Someone asked me this the other day. We cook with both red and white wine and although they are very different beasts, we can use the same rule of thumb. Firstly there is a saying ‘don’t cook with wine you wouldn’t drink’, and although true as you don’t want to cook with that bottle of 1811 Château d’Yquem or 1787 Château Lafite you have hidden away under the stairs, when it comes to cooking with wine you want a bottle that is straight down the middle ordinary. That oaky Chardonnay you love is a great wine to quaff I’m sure, but those oaky overtones with come through in your dinner…not so delicious. Similarly that steely Sauvignon Blanc that is fantastic ice cold on a hot day will give a disturbing angle to your food. And definitely don’t use hock! Try a white dry table wine. That’s right those bottles you don’t really pay attention to at the bottom of the wine rack. They are probably better than you think and are usually cheap and cheerful. Try one and if you really don’t think it will work you can always unblock the sink with it and buy another brand. The same goes for red. Oak is out, as is something warming and smooth, better to drink and too good to waste. Get a good reasonably priced, unoaked medium bodied not too dry red and look for berry flavours. This should give you a great balanced flavour in your casserole or jus. There is simply no substitute for red wine, but going back to white wine there is another way. In any...
Lamb with Couscous Recipe

Lamb with Couscous Recipe

Spring is here people! What better way to usher in the new season with lamb, synonymous with spring, succulent and delicious. This recipe lets lamb take the centre stage with style. I have to thank my brother or this recipe as he was shown it when a student down in the South of France back in the 80s. In France couscous restaurants are like our Indian restaurants, this is due to the strong links between Southern France and North Africa. Marseilles is a major trading port for the region with many North African immigrants living there. My brother was shown this super simple dish by a French friend. He brought it back to the UK and I was impressed. Back then to be able to make a couscous dish had a serious wow factor, as people just weren’t that exposed to North African cuisine here. I want to share this super easy recipe with you to celebrate spring and keep it in your back pocket, I know this will be something you will be making for years to come. Serves 1 (Increase quantities accordingly to serve more people) Ingredients 250-300g x Lean, French trimmed rack of lamb 1 x Yellow or red pepper 2 x Cloves of garlic Salt, pepper & olive oil Method First preheat your oven to 200C (180C Fan, Gas Mark 6). Dice your pepper into bite sized chunks and finely chop your garlic. Place them in a casserole dish with a lid and toss them together well with a good pinch of salt. Season your lamb well with salt and pepper. Now put a small...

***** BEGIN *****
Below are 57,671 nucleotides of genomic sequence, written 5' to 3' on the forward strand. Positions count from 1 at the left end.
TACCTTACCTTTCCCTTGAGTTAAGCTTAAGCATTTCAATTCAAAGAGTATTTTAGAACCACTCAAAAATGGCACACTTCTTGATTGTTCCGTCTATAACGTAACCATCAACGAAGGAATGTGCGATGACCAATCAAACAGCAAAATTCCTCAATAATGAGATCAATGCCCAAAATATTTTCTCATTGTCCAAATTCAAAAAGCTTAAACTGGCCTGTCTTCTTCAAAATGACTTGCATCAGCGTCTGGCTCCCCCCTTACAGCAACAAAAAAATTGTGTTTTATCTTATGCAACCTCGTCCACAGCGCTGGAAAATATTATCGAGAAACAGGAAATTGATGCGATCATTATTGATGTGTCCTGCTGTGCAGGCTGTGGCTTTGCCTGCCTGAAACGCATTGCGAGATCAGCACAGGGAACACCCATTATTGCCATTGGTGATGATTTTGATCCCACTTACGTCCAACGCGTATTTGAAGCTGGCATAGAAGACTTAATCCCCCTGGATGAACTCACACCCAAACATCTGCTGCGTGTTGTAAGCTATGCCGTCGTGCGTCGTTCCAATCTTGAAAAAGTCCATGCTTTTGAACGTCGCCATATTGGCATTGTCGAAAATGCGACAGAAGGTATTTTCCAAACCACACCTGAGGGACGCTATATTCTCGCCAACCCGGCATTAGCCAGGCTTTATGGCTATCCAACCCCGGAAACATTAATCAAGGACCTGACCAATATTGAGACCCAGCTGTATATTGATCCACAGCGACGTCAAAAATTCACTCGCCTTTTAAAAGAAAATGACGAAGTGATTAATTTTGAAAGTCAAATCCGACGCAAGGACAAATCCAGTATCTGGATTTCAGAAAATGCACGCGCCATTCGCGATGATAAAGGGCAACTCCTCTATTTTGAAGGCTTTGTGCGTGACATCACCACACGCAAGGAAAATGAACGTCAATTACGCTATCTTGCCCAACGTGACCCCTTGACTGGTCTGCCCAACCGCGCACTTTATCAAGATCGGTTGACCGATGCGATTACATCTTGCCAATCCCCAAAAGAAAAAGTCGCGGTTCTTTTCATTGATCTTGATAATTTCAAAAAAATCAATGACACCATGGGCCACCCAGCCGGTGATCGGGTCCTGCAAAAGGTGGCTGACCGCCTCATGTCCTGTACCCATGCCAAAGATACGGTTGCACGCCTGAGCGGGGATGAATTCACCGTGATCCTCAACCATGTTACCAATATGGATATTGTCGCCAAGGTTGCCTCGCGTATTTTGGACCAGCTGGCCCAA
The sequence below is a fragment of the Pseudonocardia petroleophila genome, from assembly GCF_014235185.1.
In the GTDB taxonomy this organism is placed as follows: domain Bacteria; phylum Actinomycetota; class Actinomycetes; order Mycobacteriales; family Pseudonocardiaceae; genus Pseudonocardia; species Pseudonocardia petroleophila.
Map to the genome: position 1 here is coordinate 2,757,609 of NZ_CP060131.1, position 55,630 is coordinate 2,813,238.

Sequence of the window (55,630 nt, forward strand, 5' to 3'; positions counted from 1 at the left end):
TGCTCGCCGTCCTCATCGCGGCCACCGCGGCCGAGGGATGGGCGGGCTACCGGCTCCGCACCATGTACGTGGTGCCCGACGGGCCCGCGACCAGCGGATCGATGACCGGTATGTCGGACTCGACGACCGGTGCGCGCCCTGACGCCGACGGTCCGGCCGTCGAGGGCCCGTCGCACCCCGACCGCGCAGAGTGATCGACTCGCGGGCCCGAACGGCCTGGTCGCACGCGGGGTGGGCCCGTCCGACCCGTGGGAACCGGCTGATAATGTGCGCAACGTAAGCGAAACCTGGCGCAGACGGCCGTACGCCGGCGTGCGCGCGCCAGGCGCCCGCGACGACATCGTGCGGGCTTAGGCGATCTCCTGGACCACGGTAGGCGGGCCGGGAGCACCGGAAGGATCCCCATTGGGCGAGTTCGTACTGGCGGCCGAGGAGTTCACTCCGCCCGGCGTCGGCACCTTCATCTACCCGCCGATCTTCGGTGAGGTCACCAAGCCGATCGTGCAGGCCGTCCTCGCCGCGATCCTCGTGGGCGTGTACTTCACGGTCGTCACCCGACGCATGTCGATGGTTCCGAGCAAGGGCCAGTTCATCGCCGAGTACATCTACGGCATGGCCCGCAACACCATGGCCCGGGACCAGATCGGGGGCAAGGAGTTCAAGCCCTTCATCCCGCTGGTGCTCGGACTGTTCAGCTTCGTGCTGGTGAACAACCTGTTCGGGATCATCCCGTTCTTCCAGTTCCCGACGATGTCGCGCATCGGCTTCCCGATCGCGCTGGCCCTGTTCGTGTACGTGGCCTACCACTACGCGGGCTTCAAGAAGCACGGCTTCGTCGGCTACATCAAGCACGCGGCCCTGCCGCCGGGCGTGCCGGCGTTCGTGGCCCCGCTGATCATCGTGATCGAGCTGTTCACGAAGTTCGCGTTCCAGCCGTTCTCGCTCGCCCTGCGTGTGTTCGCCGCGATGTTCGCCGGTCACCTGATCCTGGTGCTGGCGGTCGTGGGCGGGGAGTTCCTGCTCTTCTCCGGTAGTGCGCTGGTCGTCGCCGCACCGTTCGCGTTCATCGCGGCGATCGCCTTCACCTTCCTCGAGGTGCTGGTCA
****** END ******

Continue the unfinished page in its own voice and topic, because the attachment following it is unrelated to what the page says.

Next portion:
A Pinch of Salt

A Pinch of Salt

I was thinking to myself the other day just how amazing salt is. We take it for granted and even use it to grit icy roads, but it has to be the only true essential ingredient found in every kitchen on the planet. A flavour enhancer par excellence it literally makes everything taste better, except maybe fruit and cream cakes I’ll take that, but you get my drift. It must be the most ancient seasoning in human history, even our cave dwelling ancestors would have known to sprinkle a little salt on their catch of the day. Imagine even earlier when the first humans emerged they lived by the coast, giving them access to as much salt as they could ever want. Nowadays we seem to fear salt, and with good reason. It known to increase blood pressure and that’s not too good for the old ticker. We do however need it to live, but its other trick is nothing less than miraculous. Quite simply it’s a flavour enhancer with no flavour of its own, therefore everything it touches becomes deeper in flavour and more delicious. You get so many varieties these days compared to back in the day when it was table salt only. Like most I use sea salt, as it has a more gentle approach than table salt. I would recommend good quality sea salt to anyone as a must have. So what about the pinch of salt (or sometimes just salt) us cooks tell you to add to a dish. Well it’s down to personal taste but the general rule seems to be a ‘pinch’...